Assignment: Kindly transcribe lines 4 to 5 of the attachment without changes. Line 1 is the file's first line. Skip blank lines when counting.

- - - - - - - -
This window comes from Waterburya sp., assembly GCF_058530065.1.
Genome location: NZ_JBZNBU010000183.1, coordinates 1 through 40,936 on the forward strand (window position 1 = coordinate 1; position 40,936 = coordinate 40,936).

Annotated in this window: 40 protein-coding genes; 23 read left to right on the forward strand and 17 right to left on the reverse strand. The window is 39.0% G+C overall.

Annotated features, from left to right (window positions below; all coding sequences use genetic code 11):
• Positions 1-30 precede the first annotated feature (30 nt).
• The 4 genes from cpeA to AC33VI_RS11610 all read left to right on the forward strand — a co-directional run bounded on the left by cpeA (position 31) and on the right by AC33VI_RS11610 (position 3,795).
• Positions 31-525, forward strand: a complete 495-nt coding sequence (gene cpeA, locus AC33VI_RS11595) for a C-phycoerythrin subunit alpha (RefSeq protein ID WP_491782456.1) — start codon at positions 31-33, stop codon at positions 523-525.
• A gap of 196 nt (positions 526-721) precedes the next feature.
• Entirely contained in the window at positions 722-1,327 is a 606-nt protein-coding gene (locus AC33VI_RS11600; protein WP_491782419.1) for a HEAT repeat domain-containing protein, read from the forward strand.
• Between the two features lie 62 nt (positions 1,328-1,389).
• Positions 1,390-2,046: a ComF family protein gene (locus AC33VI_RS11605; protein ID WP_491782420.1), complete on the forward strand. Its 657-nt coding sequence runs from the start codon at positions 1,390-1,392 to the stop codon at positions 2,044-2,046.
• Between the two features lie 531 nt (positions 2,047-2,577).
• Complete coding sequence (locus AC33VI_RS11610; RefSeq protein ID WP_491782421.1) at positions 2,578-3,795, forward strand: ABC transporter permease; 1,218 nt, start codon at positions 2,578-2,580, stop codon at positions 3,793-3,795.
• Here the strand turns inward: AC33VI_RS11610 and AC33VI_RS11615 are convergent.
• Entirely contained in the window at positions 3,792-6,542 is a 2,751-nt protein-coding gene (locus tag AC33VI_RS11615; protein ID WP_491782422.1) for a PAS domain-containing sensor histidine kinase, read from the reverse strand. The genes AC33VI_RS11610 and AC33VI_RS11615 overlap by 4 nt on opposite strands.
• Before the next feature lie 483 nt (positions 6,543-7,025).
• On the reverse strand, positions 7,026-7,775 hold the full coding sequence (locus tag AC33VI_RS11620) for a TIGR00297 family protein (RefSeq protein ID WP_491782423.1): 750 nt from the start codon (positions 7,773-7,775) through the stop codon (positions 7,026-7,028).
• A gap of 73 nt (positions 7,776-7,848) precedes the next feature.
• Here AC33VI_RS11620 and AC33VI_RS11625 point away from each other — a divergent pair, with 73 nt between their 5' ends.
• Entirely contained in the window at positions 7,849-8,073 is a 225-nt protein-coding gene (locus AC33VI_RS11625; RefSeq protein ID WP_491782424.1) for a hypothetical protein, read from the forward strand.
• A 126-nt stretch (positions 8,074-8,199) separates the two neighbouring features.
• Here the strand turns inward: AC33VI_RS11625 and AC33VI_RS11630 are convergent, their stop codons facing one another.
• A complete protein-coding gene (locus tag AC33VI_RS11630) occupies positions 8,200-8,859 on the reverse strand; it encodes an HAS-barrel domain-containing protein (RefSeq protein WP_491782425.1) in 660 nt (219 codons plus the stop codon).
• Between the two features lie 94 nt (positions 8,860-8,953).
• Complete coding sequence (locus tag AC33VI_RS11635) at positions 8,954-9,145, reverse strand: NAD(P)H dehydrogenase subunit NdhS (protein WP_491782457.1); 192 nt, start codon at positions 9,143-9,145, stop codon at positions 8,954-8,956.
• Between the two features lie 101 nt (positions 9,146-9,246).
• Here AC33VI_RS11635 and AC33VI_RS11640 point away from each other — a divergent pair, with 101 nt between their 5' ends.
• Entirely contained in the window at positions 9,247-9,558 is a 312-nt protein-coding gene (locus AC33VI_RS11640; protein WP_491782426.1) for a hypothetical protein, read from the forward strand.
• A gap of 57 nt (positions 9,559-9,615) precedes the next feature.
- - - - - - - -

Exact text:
Annotated features, from left to right (window positions below; all coding sequences use genetic code 11):
• Positions 1-30 precede the first annotated feature (30 nt).